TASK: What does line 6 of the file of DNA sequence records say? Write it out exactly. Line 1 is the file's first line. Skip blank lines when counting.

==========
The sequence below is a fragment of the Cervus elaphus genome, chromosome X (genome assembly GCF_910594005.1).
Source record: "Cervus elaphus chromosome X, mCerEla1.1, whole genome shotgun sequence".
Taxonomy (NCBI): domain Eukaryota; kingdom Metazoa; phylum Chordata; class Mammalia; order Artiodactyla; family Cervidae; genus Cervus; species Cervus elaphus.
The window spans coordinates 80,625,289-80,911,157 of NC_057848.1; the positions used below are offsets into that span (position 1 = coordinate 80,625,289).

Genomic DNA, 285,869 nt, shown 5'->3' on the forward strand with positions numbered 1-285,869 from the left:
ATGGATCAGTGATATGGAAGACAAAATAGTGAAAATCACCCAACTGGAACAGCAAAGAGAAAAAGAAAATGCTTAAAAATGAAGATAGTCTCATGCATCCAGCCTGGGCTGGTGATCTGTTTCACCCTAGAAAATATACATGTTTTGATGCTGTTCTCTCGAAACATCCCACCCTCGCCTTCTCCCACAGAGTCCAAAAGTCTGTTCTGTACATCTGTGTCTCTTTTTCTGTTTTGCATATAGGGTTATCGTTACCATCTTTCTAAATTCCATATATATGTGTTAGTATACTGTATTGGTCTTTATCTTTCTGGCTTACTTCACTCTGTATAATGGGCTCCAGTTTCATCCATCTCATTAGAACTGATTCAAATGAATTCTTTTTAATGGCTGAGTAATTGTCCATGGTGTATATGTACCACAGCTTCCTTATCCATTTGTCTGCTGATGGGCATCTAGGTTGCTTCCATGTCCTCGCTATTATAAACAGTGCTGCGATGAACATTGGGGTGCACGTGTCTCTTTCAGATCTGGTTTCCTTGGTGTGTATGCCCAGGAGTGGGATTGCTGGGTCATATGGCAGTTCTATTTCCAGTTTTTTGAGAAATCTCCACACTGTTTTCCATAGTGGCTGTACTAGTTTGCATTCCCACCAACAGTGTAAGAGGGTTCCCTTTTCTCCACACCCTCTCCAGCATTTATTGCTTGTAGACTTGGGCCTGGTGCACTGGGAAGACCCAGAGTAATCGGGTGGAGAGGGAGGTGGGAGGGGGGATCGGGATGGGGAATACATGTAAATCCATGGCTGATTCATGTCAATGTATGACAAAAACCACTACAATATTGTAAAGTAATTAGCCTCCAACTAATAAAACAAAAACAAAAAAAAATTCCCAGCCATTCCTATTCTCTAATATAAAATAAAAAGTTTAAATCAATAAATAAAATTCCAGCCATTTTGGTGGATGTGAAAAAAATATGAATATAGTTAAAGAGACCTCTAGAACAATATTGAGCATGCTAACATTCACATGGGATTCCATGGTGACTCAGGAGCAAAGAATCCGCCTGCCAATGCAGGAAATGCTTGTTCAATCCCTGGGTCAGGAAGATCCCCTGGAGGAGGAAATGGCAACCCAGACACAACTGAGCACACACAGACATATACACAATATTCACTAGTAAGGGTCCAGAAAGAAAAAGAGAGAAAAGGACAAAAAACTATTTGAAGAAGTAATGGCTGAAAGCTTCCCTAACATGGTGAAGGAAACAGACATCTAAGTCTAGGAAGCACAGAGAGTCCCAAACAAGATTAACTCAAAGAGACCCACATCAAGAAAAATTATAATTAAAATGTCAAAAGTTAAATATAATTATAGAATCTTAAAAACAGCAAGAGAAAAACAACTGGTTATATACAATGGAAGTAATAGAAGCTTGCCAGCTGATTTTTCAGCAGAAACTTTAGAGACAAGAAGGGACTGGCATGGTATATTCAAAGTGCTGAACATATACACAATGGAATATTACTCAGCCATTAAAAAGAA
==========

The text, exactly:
ATGGATCAGTGATATGGAAGACAAAATAGTGAAAATCACCCAACTGGAACAGCAAAGAGAAAAAGAAAATGCTTAAAAATGAAGATAGTCTCATGCATCCAGCCTGGGCTGGTGATCTGTTTCACCCTAGAAAATATACATGTTTTGATGCTGTTCTCTCGAAACATCCCACCCTCGCCTTCTCCCACAGAGTCCAAAAGTCTGTTCTGTACATCTGTGTCTCTTTTTCTGTTTTGCATATAGGGTTATCGTTACCATCTTTCTAAATTCCATATATATGTGTTAGTATACTGTATTGGTCTTTATCTTTCTGGCTTACTTCACTCTGTATAATGGGCTCCAGTTTCATCCATCTCATTAGAACTGATTCAAATGAATTCTTTTTAATGGCTGAGTAATTGTCCATGGTGTATATGTACCACAGCTTCCTTATCCATTTGTCTGCTGATGGGCATCTAGGTTGCTTCCATGTCCTCGCTATTATAAACAGTGCTGCGATGAACATTGGGGTGCACGTGTCTCTTTCAGATCTGGTTTCCTTGGTGTGTATGCCCAGGAGTGGGATTGCTGGGTCATATGGCAGTTCTATTTCCAGTTTTTTGAGAAATCTCCACACTGTTTTCCATAGTGGCTGTACTAGTTTGCATTCCCACCAACAGTGTAAGAGGGTTCCCTTTTCTCCACACCCTCTCCAGCATTTATTGCTTGTAGACTTGGGCCTGGTGCACTGGGAAGACCCAGAGTAATCGGGTGGAGAGGGAGGTGGGAGGGGGGATCGGGATGGGGAATACATGTAAATCCATGGCTGATTCATGTCAATGTATGACAAAAACCACTACAATATTGTAAAGTAATTAGCCTCCAACTAATAAAACAAAAACAAAAAAAAATTCCCAGCCATTCCTATTCTCTAATATAAAATAAAAAGTTTAAATCAATAAATAAAATTCCAGCCATTTTGGTGGATGTGAAAAAAATATGAATATAGTTAAAGAGACCTCTAGAACAATATTGAGCATGCTAACATTCACATGGGATTCCATGGTGACTCAGGAGCAAAGAATCCGCCTGCCAATGCAGGAAATGCTTGTTCAATCCCTGGGTCAGGAAGATCCCCTGGAGGAGGAAATGGCAACCCAGACACAACTGAGCACACACAGACATATACACAATATTCACTAGTAAGGGTCCAGAAAGAAAAAGAGAGAAAAGGACAAAAAACTATTTGAAGAAGTAATGGCTGAAAGCTTCCCTAACATGGTGAAGGAAACAGACATCTAAGTCTAGGAAGCACAGAGAGTCCCAAACAAGATTAACTCAAAGAGACCCACATCAAGAAAAATTATAATTAAAATGTCAAAAGTTAAATATAATTATAGAATCTTAAAAACAGCAAGAGAAAAACAACTGGTTATATACAATGGAAGTAATAGAAGCTTGCCAGCTGATTTTTCAGCAGAAACTTTAGAGACAAGAAGGGACTGGCATGGTATATTCAAAGTGCTGAACATATACACAATGGAATATTACTCAGCCATTAAAAAGAA